Sivan Rahav Meir

A little spoon and 10 messages for Yom HaShoah

On the day prior to Yom HaShoah (Holocaust Remembrance Day), I received a precious gift, courtesy of the daughter of a recently deceased Holocaust survivor:

“Shalom Sivan, My name is Dina Womzer. This year we celebrated our first Seder night without my father, Yaakov Yehoshua, and today we will mark the first Yom HaShoah without him.

In the Bergen-Belsen camp, father was very hungry. He found a little silver spoon with the name ‘Rudy,’ that of a Jewish child who apparently had not survived, engraved upon it. Father kept the spoon and each day after they finished apportioning the murky soup to the prisoners, he would take the spoon and scrape the bottom of the pot with it. He would do this with all his strength in order to be rewarded with one extra drop of food.

Each year this spoon would be the focus of our Seder night. Father would tell his story and when we sang “VeHaKadosh baruch Hu matzileinu mi’yadam” (And the Holy One blessed be He saves us from their hand) he would wave the spoon and recall how he himself was saved. This year on Seder night we displayed the spoon and continued to tell the story ourselves for the generations to come.

Father left us another precious gift. On his 90th birthday that we celebrated only a few months ago, he formulated for us ten messages, a kind of ‘Ten Commandments’ you might say. As a Holocaust survivor and as someone who built his life anew, he left behind a guide for his descendants, how we should conduct ourselves in the world. We read his words together on Seder night, and on this Yom HaShoah, we would like to share them with the wider public.

  1. Who is rich? He who is happy with his portion.” It cannot be that “his portion” refers to his material possessions since a person continually worries that he will lose his property or that it will be stolen, and it is even written in Pirkei Avot: “Increasing possessions increases worry.” Rather “his portion” refers to his spiritual portion, the money that he gives to tzedakah. This is a portion that can never be taken from him and in which he can rejoice and be happy!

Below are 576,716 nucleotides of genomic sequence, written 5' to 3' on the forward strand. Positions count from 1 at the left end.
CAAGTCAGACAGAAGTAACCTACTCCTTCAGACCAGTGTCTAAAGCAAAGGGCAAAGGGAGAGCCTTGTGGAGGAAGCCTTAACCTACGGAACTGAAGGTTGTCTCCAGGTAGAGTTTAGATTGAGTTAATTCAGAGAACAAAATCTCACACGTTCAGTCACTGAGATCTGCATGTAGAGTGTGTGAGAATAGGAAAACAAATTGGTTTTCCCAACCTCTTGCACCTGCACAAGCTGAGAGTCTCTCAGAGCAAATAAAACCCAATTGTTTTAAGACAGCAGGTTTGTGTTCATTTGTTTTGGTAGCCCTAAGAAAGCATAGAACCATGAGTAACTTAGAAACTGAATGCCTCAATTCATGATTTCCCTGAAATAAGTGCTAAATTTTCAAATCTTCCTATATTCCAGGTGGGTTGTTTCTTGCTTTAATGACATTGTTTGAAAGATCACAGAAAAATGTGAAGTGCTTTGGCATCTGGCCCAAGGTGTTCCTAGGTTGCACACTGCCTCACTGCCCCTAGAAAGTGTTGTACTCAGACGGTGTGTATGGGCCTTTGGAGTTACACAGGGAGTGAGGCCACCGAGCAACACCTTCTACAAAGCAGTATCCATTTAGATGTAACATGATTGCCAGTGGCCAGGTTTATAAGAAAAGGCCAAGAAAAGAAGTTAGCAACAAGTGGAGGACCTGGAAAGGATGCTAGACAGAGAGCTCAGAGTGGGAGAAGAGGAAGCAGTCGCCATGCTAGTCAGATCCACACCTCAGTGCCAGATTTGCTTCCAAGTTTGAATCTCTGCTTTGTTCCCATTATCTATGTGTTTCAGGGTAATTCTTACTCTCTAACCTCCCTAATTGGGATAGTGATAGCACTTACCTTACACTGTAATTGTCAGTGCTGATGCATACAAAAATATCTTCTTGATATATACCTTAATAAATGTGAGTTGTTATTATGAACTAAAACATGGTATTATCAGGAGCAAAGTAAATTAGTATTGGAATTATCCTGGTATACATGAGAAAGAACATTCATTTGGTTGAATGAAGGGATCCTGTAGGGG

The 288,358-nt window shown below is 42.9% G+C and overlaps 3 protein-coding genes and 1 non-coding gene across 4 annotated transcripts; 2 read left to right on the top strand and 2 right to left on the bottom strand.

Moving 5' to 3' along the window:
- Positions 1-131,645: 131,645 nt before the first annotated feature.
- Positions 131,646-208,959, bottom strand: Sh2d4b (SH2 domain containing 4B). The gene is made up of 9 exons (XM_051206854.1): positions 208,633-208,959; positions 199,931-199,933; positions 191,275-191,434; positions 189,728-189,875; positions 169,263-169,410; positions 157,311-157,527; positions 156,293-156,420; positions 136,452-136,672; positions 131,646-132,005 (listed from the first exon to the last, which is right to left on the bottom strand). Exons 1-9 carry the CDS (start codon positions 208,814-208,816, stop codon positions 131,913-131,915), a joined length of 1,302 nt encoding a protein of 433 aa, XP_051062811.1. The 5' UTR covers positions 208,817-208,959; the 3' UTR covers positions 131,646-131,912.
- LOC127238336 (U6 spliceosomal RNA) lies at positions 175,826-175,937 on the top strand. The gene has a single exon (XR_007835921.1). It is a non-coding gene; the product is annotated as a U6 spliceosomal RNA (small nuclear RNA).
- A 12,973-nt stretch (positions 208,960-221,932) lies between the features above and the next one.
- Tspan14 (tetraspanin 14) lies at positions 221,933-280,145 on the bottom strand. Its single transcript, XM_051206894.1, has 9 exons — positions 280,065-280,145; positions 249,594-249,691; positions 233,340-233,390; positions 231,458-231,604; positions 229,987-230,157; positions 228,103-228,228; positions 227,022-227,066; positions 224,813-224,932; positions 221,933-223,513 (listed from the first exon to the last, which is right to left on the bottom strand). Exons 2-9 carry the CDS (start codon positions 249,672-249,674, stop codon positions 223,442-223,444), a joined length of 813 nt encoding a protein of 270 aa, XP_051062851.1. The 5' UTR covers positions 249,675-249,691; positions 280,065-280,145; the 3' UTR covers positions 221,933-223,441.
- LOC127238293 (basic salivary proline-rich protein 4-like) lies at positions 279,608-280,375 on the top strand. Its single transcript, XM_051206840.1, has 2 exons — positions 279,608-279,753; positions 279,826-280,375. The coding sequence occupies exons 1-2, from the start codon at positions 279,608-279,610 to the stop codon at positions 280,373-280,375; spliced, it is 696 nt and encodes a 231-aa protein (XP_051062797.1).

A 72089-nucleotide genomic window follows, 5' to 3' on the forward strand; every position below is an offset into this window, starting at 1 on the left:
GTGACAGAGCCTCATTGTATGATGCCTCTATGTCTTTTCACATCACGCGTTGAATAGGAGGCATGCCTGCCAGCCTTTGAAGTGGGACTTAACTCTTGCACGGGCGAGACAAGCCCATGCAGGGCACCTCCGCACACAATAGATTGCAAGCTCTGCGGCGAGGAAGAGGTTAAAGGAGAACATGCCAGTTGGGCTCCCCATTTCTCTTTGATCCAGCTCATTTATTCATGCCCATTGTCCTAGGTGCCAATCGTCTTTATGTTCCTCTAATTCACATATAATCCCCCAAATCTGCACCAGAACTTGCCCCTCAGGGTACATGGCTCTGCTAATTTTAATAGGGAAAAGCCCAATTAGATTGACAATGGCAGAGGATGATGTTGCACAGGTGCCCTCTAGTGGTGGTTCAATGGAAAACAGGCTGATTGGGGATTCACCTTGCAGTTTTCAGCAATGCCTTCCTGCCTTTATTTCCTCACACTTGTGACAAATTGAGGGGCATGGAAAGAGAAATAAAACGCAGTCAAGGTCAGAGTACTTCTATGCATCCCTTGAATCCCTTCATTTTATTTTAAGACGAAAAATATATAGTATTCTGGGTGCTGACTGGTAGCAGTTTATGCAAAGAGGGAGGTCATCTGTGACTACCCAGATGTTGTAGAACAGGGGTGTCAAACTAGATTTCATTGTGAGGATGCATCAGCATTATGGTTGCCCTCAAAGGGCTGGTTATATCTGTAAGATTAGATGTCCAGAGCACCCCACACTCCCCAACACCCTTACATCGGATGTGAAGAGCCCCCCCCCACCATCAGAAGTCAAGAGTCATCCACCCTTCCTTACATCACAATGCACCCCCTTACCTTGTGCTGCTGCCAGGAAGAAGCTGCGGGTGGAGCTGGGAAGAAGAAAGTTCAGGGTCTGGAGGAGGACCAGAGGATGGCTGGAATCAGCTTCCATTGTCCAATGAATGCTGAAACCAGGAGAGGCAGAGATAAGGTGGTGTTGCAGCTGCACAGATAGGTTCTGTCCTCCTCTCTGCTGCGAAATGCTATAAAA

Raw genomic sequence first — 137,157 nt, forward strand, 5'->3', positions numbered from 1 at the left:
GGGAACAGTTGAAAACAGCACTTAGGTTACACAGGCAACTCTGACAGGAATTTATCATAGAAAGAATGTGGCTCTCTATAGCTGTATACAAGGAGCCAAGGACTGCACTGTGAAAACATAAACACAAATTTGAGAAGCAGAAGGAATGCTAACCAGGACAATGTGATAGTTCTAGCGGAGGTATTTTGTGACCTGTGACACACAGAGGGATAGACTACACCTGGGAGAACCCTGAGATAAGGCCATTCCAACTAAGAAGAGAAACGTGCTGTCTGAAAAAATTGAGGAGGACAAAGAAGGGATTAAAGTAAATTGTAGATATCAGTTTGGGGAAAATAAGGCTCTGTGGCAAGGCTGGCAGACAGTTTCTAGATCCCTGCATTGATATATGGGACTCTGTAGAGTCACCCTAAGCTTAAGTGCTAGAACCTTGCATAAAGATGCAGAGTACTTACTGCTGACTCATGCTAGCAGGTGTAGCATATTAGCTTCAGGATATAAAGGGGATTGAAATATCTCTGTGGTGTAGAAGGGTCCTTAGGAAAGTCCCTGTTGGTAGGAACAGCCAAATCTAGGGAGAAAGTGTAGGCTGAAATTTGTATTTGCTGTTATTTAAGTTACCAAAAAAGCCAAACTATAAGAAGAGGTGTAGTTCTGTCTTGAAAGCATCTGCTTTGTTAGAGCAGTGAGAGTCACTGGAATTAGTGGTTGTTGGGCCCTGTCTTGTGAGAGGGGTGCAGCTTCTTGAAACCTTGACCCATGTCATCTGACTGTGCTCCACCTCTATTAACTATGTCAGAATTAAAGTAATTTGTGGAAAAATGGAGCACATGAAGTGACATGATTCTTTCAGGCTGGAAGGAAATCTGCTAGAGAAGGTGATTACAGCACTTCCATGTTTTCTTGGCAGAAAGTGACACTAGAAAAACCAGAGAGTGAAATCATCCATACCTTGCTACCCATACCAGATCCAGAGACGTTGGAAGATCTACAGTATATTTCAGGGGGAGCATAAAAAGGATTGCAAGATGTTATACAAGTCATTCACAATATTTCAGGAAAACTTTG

2. When we pray and ask for a good friend, Pirkei Avot suggests: “Acquire a friend,” meaning we need to check his qualities as we would anything else before acquiring it. We do not, heaven forbid, want to absorb others’ bad habits since friends can have a dramatic influence on us.
  3. In the business world, we need to check the truthfulness and reliability of the people with whom we do business. We need to play it safe: “Respect him but suspect him.” Check with whom you are “dealing” — in both senses of the word.
  4. Closeness to G-d or cleaving to HaShem is achieved through Torah study. Therefore, learning must be a daily constant. Otherwise, heaven forbid, there can be an interruption in our connection with HaShem.
  5. We should examine the words of our prayers intently in order that we do not recite them like chirping birds, but rather with deep focus and concentration, and pay close attention to the words that come from our mouths so that they should also come from our hearts. Similarly, in the words of praise to HaShem, we must understand and carefully focus on every quality ascribed to Him.
  6. Family unity is created by treating each child the same, without favoring one over another, in order not to repeat what happened with Yosef and his brothers.
  7. Not everything is good — but everything is for the best! Our task is to remember that in the all-inclusive Divine accounting, what happens is for the good of ourselves, our family, the nation, and the world, even if we do not see it with eyes of flesh.
  8. Purim — Megillat Esther — is a wonderful example of the previous point — how, in the end, everything flipped and turned out for the best.
  9. HaShem knows what he is doing. He does not punish anyone for no reason, his judgment is just.” These are words from a song that Fannie Ehrenreich z”l taught during the Holocaust. They resemble “He is a G-d of faith, without wrongdoing, He is righteous and upright,” and “The judgments of HaShem are true, they are righteous altogether.”
  10. A human being should know that life has a purpose. And its true purpose is complete redemption! As long as we have not gotten there, we are still on the road and cannot rest on our laurels! And so redemption becomes an inseparable part of our thoughts, words, and actions”.

Translation by Yehoshua Siskin

About the Author
Sivan Rahav Meir is a media personality and lecturer. A Jerusalem resident, she is the World Mizrachi’s scholar-in-residence. Her lectures on the weekly Torah portion are attended by hundreds and the live broadcast attracts thousands of listeners around the world. Sivan lectures in Israel and overseas about the media, Judaism, Zionism and new media. She was voted by Globes newspaper as most popular female media personality in Israel and by the Jerusalem Post as one of the 50 most influential Jews in the world.
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